Our next port of call was going to be Sami in the large bay of Kolpos Samos on the east coast of the island. This was where Captain Corelli’s Mandolin was filmed. The book is so much better than the film. Anyway, Sami has a town quay but no electricity and you can usually find a space, even in high summer. However, we ended up diverting to Ag Efimia in the NW corner of the same bay as they did have electricity. On the way round, after Liz had caught a fish (more on that in a moment), we realised that the batteries were down to 65%. Because we were motoring, we had been making water, charging freezers and fridges but only going at about 1600 revs despite clocking over 6 knots. It appeared that there was a problem with the alternator, hence the diversion to Efimia as it did have electricity and hopefully a mechanic! We arrived around 3pm and moored up with the help of very directive harbour staff. You can’t blame them as they need to get a lot of people in and they have a lot of inexperienced flotillas so they wanted to ensure no crosses anchors but, boy, do the ‘instructions’ grate. Luckily, there was an engineer (with a good reputation) coming to look at another boat so we waited. Around 8.30pm he finished with the other boat and came aboard. The good news is that the alternator, split diode and batteries are all working well. I think the problem was that we weren’t running the engine in high enough revs. Too efficient!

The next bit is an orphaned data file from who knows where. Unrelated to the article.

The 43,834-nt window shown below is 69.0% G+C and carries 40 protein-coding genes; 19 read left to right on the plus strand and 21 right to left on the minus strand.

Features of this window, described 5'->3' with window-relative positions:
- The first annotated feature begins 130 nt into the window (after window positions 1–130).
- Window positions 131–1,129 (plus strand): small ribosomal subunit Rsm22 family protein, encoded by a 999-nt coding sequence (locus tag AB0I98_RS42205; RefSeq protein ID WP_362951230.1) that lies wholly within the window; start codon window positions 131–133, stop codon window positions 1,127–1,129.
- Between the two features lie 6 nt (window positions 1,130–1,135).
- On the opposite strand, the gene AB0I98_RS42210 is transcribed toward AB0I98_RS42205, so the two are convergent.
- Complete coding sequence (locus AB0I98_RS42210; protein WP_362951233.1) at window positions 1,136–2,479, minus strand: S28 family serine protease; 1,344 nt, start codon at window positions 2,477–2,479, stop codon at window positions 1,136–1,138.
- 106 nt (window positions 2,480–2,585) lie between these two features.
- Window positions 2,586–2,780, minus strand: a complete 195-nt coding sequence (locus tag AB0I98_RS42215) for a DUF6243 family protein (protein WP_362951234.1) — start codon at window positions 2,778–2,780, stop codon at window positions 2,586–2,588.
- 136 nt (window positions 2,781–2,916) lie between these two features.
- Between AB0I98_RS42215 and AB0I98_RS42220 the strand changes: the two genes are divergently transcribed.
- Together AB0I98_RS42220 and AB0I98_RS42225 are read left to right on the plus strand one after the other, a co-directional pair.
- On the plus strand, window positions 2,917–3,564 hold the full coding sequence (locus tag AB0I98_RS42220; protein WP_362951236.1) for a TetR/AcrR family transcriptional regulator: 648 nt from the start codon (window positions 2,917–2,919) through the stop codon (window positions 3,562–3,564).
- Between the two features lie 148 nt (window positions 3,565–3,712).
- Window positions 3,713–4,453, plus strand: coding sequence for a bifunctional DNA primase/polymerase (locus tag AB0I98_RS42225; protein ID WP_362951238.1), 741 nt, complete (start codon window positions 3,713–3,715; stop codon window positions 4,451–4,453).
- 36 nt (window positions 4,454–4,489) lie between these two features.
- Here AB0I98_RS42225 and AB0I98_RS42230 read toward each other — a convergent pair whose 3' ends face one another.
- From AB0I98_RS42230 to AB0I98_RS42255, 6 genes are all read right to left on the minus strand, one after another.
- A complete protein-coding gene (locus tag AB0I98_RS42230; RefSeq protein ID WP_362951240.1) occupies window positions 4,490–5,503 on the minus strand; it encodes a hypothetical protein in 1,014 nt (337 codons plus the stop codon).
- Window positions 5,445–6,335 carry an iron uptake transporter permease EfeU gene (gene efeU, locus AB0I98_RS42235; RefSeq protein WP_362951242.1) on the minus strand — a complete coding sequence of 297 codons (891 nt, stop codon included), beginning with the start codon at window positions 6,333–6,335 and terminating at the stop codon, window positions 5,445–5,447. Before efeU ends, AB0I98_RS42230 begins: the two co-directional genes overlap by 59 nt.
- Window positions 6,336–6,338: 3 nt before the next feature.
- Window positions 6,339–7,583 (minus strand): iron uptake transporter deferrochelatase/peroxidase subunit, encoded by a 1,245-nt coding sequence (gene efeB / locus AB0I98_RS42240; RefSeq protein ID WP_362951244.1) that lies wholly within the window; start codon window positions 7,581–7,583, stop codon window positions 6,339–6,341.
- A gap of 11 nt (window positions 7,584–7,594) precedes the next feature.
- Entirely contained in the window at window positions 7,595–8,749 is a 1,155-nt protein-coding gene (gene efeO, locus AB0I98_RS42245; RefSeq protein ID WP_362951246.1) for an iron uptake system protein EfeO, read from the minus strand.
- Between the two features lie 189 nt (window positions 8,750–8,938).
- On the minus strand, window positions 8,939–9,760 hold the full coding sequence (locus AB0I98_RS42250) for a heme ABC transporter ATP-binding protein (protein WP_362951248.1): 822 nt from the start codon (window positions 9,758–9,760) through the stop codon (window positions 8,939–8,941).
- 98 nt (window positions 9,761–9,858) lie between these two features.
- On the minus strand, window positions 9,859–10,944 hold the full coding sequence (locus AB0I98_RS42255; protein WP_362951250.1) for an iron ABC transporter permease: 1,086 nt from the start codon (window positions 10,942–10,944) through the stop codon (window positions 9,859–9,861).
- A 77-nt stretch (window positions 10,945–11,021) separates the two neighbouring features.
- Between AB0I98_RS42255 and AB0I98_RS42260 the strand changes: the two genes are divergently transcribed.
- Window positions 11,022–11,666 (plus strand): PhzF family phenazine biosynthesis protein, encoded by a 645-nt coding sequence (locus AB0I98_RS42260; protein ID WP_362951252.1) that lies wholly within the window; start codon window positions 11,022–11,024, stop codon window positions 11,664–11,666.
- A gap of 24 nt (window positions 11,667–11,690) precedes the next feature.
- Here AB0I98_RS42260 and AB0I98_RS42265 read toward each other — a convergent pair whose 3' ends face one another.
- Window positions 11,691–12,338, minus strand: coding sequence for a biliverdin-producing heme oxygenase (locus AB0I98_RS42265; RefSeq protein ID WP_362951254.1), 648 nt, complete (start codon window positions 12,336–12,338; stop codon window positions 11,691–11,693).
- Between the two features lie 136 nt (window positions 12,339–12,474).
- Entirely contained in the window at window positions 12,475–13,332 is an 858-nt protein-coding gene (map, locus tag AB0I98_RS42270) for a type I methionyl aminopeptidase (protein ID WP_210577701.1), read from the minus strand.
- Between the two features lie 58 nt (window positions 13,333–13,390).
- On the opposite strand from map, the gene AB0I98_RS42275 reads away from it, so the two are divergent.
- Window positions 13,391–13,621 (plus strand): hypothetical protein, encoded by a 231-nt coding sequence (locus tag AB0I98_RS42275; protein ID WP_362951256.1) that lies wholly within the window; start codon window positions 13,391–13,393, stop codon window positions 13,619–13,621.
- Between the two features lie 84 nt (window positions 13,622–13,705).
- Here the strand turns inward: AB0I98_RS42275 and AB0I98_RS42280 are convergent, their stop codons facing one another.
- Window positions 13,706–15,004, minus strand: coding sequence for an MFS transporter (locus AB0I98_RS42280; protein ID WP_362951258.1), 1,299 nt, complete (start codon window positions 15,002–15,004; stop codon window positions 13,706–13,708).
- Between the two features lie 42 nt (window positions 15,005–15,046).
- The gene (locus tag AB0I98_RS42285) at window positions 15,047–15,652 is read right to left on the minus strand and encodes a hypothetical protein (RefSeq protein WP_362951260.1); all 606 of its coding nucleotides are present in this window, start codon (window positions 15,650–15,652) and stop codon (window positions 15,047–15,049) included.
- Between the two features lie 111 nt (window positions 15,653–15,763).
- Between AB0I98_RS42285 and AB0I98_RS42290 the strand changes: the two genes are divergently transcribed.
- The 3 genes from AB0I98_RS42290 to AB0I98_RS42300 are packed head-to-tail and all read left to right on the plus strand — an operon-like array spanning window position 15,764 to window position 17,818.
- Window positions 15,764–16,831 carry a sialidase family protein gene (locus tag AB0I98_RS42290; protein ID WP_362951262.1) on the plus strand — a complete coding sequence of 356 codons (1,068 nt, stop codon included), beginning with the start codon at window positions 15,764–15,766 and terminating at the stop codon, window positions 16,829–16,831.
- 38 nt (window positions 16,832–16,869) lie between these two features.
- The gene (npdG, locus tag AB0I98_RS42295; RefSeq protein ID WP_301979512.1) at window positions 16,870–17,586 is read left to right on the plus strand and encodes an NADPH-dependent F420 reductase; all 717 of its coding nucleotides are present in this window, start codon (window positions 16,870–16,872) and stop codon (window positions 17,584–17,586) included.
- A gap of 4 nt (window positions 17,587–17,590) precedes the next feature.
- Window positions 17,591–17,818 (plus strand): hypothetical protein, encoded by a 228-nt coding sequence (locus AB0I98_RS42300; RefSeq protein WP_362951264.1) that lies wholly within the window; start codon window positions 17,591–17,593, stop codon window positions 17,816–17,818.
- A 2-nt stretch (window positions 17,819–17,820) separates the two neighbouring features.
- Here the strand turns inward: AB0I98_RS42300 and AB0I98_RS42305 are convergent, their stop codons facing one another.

Ay. Efimia harbour

Anyway, back to the FISH. We had about 70m of fishing line out as we went across shoals on the SE tip. All of a sudden, the line squeaked and we had caught a fish. This time, Liz was ready and the fish was landed. The only problem was, what was it and was it edible? The books we had suggested Amberjack but they tended to be big and this was definitely not big. Luckily, Liz found a fishing shop with a book by its owner on Greek fish. Bingo, it was a Meagre fish, part of the tuna family. We had it as a starter marinated in soy sauce and honey mustard and figs. Delicious.

A very happy fisherwoman!